This is the opening section from our feminist chapter in Counseling and Psychotherapy Theories in Context and Practice — written with help from Maryl Baldridge, M.A.
For years, psychiatric journals have touted the salutary effects of antidepressants by printing “before” and “after” pictures showing a woman leaning on a mop looking despondently at her kitchen floor, and then happily mopping it after taking her medication.
—E. Kaschak, Engendered Lives (1992, p. 22)
At the American School Counselor Association National Conference in 2011, Georgie Bright Kunkel, a 90-year-old woman, delivered a keynote address. She bounded onto the stage—not looking a day over 80. She introduced herself as the oldest stand-up comic in Washington state (Was there an older stand-up comic somewhere else on the planet?). She proceeded to crack jokes about everything from sex to . . . well . . . sex, and then sex again. In the middle of her routine, she slipped in a serious story that went something like this:
I was working as a school counselor at an elementary school. To kick off our career day, I contacted a woman friend of mine who was an airplane pilot. She agreed to land her one-person plane in the middle of our schoolyard. We were all very excited. We gathered the students outside and watched as she guided the plane down and smoothly landed on the playground. The students crowded around as she emerged from the tiny plane, helmet in hand. When it became apparent she was a woman, one of our male students turned to me and asked, “Where’s the pilot?” It was clearly a one-person plane, but in this boy’s mind, men were pilots and women were stewardesses. This was a sad truth for many of our students. But what interested me more was the impact of this event on our students’ career ambitions. We had decided to take a student survey before and after career day. Before my friend landed on our playground, exactly 0% of our female students listed “airplane pilot” as one of their potential career choices. After career day, about 40% of the girls listed airline pilot as a career to consider in the future.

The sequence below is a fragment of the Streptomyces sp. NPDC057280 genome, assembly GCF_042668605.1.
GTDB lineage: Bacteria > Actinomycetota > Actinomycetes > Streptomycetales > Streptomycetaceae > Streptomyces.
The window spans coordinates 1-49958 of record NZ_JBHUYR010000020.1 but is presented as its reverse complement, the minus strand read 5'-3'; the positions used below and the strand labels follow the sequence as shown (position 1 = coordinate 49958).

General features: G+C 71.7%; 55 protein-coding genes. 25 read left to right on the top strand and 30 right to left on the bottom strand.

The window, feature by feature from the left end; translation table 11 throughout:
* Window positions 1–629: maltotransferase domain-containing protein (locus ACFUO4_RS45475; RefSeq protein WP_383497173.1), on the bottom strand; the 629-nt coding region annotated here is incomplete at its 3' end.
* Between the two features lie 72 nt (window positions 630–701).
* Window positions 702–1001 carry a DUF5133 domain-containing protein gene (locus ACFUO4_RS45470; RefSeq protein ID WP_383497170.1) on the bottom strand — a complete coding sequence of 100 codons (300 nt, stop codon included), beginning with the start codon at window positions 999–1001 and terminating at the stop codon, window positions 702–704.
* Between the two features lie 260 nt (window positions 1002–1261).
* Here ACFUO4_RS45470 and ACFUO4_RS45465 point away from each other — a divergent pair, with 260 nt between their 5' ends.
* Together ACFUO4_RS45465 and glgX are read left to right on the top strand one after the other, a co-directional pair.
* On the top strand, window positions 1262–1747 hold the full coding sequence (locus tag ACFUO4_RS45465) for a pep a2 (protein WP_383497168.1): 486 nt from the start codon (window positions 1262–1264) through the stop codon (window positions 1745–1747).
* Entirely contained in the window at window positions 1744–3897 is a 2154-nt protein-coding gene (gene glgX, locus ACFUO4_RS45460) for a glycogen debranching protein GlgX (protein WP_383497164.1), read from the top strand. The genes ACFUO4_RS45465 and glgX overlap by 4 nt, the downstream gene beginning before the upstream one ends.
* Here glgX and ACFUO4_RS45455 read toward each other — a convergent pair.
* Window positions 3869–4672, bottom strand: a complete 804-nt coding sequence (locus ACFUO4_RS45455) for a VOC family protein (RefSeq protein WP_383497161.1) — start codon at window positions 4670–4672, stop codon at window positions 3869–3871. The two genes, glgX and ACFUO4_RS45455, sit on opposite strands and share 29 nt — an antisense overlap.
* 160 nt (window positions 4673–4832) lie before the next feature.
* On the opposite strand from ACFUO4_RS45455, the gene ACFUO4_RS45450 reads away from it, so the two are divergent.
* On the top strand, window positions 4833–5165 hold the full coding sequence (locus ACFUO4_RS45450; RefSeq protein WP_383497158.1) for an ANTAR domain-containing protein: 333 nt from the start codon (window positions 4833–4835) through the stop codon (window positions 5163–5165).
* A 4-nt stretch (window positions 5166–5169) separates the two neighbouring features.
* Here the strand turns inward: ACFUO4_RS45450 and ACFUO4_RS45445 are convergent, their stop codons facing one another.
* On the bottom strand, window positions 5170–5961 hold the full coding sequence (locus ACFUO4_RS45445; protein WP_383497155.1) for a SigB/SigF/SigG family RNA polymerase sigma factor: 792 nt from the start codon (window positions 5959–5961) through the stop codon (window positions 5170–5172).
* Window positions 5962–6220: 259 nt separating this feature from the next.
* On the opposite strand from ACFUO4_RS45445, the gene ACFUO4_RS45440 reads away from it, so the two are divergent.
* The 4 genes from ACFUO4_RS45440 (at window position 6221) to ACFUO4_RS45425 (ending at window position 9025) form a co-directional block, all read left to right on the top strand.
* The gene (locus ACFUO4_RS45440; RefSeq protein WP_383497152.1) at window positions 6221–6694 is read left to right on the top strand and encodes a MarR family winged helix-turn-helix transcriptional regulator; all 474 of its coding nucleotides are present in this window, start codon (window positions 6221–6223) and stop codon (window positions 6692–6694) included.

This is an example of a feminist working therapeutically to bring about development, change, options, and liberation. Feminist therapy can be transformative. It was designed, in part, to break down unhelpful stereotypes and free all humans to fulfill their potentials.
3 thoughts on “Opening Thoughts on Feminism”
I suppose it’s predictable but I LOVE this post.
Awesome! Why can’t we just play with our “scripts” more often…its fun…sometimes painful…but always a learning experience.
Hi Sweta. Thanks for your comments! Today we’re finishing the CI video shoot and I’ll deal with the transition notes this weekend:). Whew. All best, John